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post #2 of Old 01-28-2004
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Bristol 32

The Bristol 32 began life as an extreme CCA rule beating race boat from the mid-1960''s. They are somewhat prototypical of the more extreme examples of that breed. They have an extremely short waterline for their overall length, a fairly high displacement, have a narrow beam, moderately shoal draft and a moderately small amount of ballast for their displacement and drag. As a result they were quite tender and wet to sail, needing to be sailed at comparatively large heel angles to achieve any kind of speed. The short waterline length means that they tend to hobbyhorse extremely in a chop and the high vertical center of gravity and the deep canoe body means that they are real rollers. These are not full keels at all. By the traditional definition of a fin keel (a keel whose bottom is 50% or less of the overall length of the boat or the sail plan) this is a fin keel with an attached rudder. Fin keels with attached rudders offer most of the disadvantages of both a fin keel and a full keep with few of the virtues of either. These boats do not point or track well, they are miserable on a run. In any breeze at all they tended to develop a lot of weather helm. (I have not sailed one in over 20 years so modern sails and better sail handling hardware may have improved this some.)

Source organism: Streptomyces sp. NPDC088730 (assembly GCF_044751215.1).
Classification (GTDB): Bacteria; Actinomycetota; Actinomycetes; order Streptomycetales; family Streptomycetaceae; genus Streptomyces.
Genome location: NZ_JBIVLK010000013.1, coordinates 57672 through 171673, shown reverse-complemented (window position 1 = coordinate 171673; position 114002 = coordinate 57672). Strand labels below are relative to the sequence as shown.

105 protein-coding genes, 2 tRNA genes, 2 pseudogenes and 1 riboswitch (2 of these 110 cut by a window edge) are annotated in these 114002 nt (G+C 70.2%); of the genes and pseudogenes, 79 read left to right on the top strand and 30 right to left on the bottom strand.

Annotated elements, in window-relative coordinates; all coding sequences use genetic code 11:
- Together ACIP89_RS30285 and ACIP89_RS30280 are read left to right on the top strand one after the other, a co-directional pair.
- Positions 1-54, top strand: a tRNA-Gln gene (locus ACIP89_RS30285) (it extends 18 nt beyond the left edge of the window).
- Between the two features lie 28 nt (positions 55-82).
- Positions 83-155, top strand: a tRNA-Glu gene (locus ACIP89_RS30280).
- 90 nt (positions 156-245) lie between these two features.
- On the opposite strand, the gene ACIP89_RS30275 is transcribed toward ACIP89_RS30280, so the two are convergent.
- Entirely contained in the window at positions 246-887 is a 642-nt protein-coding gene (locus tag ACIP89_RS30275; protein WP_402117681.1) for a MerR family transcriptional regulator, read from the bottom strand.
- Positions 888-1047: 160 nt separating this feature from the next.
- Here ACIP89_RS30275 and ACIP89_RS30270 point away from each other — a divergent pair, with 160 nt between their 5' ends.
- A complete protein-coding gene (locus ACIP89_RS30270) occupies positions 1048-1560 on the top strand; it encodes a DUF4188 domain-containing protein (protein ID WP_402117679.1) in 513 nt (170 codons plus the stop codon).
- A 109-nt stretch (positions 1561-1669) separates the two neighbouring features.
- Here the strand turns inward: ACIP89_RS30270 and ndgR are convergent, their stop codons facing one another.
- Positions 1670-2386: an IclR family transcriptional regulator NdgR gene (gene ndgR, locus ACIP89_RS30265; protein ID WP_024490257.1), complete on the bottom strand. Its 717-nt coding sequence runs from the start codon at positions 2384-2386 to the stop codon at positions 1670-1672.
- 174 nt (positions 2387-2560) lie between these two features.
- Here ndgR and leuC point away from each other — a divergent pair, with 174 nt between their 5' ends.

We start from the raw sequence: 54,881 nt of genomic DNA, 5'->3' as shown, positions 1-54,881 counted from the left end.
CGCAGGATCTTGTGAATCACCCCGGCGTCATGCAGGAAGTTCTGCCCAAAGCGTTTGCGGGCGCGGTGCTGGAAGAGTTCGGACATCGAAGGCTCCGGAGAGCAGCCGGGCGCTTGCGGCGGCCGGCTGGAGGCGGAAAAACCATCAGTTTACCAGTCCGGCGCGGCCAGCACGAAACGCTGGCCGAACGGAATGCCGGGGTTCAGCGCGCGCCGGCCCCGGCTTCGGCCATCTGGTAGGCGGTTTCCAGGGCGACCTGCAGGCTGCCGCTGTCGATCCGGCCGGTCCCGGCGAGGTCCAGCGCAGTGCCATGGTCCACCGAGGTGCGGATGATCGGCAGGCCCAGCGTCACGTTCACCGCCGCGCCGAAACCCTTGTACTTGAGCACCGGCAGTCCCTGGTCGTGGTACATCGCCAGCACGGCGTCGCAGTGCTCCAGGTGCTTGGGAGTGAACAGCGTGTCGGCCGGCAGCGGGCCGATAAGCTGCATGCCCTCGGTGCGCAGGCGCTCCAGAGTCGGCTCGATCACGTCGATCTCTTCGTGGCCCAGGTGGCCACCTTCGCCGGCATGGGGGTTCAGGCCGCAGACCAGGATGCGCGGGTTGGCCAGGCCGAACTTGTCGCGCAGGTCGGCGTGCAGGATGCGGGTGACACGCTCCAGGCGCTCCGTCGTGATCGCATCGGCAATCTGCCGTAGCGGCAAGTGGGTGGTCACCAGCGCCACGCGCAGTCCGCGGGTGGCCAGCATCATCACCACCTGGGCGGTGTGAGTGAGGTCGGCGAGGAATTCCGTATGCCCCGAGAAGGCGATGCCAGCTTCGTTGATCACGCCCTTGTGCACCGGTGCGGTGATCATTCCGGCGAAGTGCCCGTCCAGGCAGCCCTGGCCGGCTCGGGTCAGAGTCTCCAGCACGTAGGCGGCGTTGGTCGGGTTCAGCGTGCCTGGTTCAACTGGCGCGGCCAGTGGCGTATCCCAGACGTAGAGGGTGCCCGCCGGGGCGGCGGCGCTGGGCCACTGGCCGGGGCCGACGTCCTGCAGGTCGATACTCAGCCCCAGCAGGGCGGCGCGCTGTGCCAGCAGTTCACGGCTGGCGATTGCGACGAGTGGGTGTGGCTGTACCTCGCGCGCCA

These boats are miserable in light air. They were designed in a day when 180% genoas were the norm by Ted Hood who made some of the best 180% genoas of the day. These were big miserable sails to handle (especially using the top action South Coast winches that come on the early boats). They needed fairly large sail inventories as they were tender and could only carry that large sail through a narrow wind range. They were also not very good boats at the high end of the wind range.

There were at least 2 interior layouts, both were cramped by any kind of objective standard but the aft galley layout was a very nice set up.

Build quality on the earlier Bristols were about on the par with Pearsons of that era (not very good) but by the end of the 1970''s and into the early 1980''s build quality had improved quite a bit. If they have not been upgraded you are dealing with a Homestrand (or Kenyon on later boats) pressure alcohol stove and an Atomic 4. Both can be workable but are less than ideal in that parts are not always so easy to obtain.

These boats seem to have a loyal following which has resulted in pretty high prices for the sailing ability and build quality of these boats. While I know that some of these boats have been used for serious voyaging, I would suggest that there are much better choices that are similarly priced or even less expensive and that are all around better sailing boats. (Bristol''s own 34 footer of that era is a good example).

I will say that there is a different aesthetic to sailing these old CCA era race boats. For many that aesthetic is appealing. If you are in an area with predominantly moderate winds and are mostly daysailing, or weekending where there are short hops then a boat like this can be very appealing.


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